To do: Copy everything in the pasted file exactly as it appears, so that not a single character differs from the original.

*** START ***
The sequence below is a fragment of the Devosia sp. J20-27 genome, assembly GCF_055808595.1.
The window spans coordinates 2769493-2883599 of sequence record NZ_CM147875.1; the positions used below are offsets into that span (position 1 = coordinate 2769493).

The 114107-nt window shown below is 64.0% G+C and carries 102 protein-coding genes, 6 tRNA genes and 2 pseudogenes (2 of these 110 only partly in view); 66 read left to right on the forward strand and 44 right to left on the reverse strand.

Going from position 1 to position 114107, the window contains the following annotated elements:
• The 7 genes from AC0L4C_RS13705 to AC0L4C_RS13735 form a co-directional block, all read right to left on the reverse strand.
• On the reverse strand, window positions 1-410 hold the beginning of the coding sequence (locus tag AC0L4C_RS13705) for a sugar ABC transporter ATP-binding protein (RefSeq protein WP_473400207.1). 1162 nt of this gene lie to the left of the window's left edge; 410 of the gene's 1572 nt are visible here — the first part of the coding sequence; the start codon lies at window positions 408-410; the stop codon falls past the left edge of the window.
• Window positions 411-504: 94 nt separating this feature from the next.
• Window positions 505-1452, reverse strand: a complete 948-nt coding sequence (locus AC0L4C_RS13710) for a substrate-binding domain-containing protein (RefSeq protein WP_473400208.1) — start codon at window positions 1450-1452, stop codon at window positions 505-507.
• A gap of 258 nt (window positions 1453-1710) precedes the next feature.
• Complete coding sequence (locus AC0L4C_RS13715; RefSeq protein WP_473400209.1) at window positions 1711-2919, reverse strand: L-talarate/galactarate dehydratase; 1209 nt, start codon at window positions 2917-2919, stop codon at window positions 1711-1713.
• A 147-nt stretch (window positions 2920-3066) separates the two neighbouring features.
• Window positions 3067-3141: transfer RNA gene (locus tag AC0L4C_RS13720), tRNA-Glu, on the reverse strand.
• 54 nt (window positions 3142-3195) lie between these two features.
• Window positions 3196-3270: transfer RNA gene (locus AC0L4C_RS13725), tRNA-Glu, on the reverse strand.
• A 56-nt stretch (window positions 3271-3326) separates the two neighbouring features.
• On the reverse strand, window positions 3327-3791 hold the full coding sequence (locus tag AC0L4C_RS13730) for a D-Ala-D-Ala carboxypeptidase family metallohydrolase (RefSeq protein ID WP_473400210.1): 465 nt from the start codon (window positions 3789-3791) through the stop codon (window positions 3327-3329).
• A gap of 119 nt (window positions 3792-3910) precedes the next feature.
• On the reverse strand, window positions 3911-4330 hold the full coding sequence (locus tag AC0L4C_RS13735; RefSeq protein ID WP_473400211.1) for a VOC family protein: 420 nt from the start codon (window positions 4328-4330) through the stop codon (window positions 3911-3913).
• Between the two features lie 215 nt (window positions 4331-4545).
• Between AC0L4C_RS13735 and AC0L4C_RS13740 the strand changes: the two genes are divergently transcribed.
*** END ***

The sequence below is a fragment of the Devosia sp. J20-27 genome, assembly GCF_055808595.1.
The window spans coordinates 2769493-2883599 of sequence record NZ_CM147875.1; the positions used below are offsets into that span (position 1 = coordinate 2769493).

The 114107-nt window shown below is 64.0% G+C and carries 102 protein-coding genes, 6 tRNA genes and 2 pseudogenes (2 of these 110 only partly in view); 66 read left to right on the forward strand and 44 right to left on the reverse strand.

Going from position 1 to position 114107, the window contains the following annotated elements:
• The 7 genes from AC0L4C_RS13705 to AC0L4C_RS13735 form a co-directional block, all read right to left on the reverse strand.
• On the reverse strand, window positions 1-410 hold the beginning of the coding sequence (locus tag AC0L4C_RS13705) for a sugar ABC transporter ATP-binding protein (RefSeq protein WP_473400207.1). 1162 nt of this gene lie to the left of the window's left edge; 410 of the gene's 1572 nt are visible here — the first part of the coding sequence; the start codon lies at window positions 408-410; the stop codon falls past the left edge of the window.
• Window positions 411-504: 94 nt separating this feature from the next.
• Window positions 505-1452, reverse strand: a complete 948-nt coding sequence (locus AC0L4C_RS13710) for a substrate-binding domain-containing protein (RefSeq protein WP_473400208.1) — start codon at window positions 1450-1452, stop codon at window positions 505-507.
• A gap of 258 nt (window positions 1453-1710) precedes the next feature.
• Complete coding sequence (locus AC0L4C_RS13715; RefSeq protein WP_473400209.1) at window positions 1711-2919, reverse strand: L-talarate/galactarate dehydratase; 1209 nt, start codon at window positions 2917-2919, stop codon at window positions 1711-1713.
• A 147-nt stretch (window positions 2920-3066) separates the two neighbouring features.
• Window positions 3067-3141: transfer RNA gene (locus tag AC0L4C_RS13720), tRNA-Glu, on the reverse strand.
• 54 nt (window positions 3142-3195) lie between these two features.
• Window positions 3196-3270: transfer RNA gene (locus AC0L4C_RS13725), tRNA-Glu, on the reverse strand.
• A 56-nt stretch (window positions 3271-3326) separates the two neighbouring features.
• On the reverse strand, window positions 3327-3791 hold the full coding sequence (locus tag AC0L4C_RS13730) for a D-Ala-D-Ala carboxypeptidase family metallohydrolase (RefSeq protein ID WP_473400210.1): 465 nt from the start codon (window positions 3789-3791) through the stop codon (window positions 3327-3329).
• A gap of 119 nt (window positions 3792-3910) precedes the next feature.
• On the reverse strand, window positions 3911-4330 hold the full coding sequence (locus tag AC0L4C_RS13735; RefSeq protein ID WP_473400211.1) for a VOC family protein: 420 nt from the start codon (window positions 4328-4330) through the stop codon (window positions 3911-3913).
• Between the two features lie 215 nt (window positions 4331-4545).
• Between AC0L4C_RS13735 and AC0L4C_RS13740 the strand changes: the two genes are divergently transcribed.